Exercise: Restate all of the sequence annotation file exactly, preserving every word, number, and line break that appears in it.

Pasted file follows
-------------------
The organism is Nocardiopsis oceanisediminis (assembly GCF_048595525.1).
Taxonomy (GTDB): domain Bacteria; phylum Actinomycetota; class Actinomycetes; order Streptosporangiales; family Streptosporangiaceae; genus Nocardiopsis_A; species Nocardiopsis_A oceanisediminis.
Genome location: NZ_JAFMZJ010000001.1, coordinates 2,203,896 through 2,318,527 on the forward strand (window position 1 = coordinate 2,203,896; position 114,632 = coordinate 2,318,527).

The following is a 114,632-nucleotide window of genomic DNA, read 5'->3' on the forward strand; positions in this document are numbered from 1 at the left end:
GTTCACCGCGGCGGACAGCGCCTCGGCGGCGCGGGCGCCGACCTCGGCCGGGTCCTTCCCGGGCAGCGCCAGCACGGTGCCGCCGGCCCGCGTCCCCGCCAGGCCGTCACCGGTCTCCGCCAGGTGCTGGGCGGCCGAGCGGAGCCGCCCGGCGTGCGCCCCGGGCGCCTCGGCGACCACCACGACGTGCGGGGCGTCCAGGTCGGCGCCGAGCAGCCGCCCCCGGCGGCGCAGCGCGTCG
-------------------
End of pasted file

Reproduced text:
The organism is Nocardiopsis oceanisediminis (assembly GCF_048595525.1).
Taxonomy (GTDB): domain Bacteria; phylum Actinomycetota; class Actinomycetes; order Streptosporangiales; family Streptosporangiaceae; genus Nocardiopsis_A; species Nocardiopsis_A oceanisediminis.
Genome location: NZ_JAFMZJ010000001.1, coordinates 2,203,896 through 2,318,527 on the forward strand (window position 1 = coordinate 2,203,896; position 114,632 = coordinate 2,318,527).

The following is a 114,632-nucleotide window of genomic DNA, read 5'->3' on the forward strand; positions in this document are numbered from 1 at the left end:
GTTCACCGCGGCGGACAGCGCCTCGGCGGCGCGGGCGCCGACCTCGGCCGGGTCCTTCCCGGGCAGCGCCAGCACGGTGCCGCCGGCCCGCGTCCCCGCCAGGCCGTCACCGGTCTCCGCCAGGTGCTGGGCGGCCGAGCGGAGCCGCCCGGCGTGCGCCCCGGGCGCCTCGGCGACCACCACGACGTGCGGGGCGTCCAGGTCGGCGCCGAGCAGCCGCCCCCGGCGGCGCAGCGCGTCG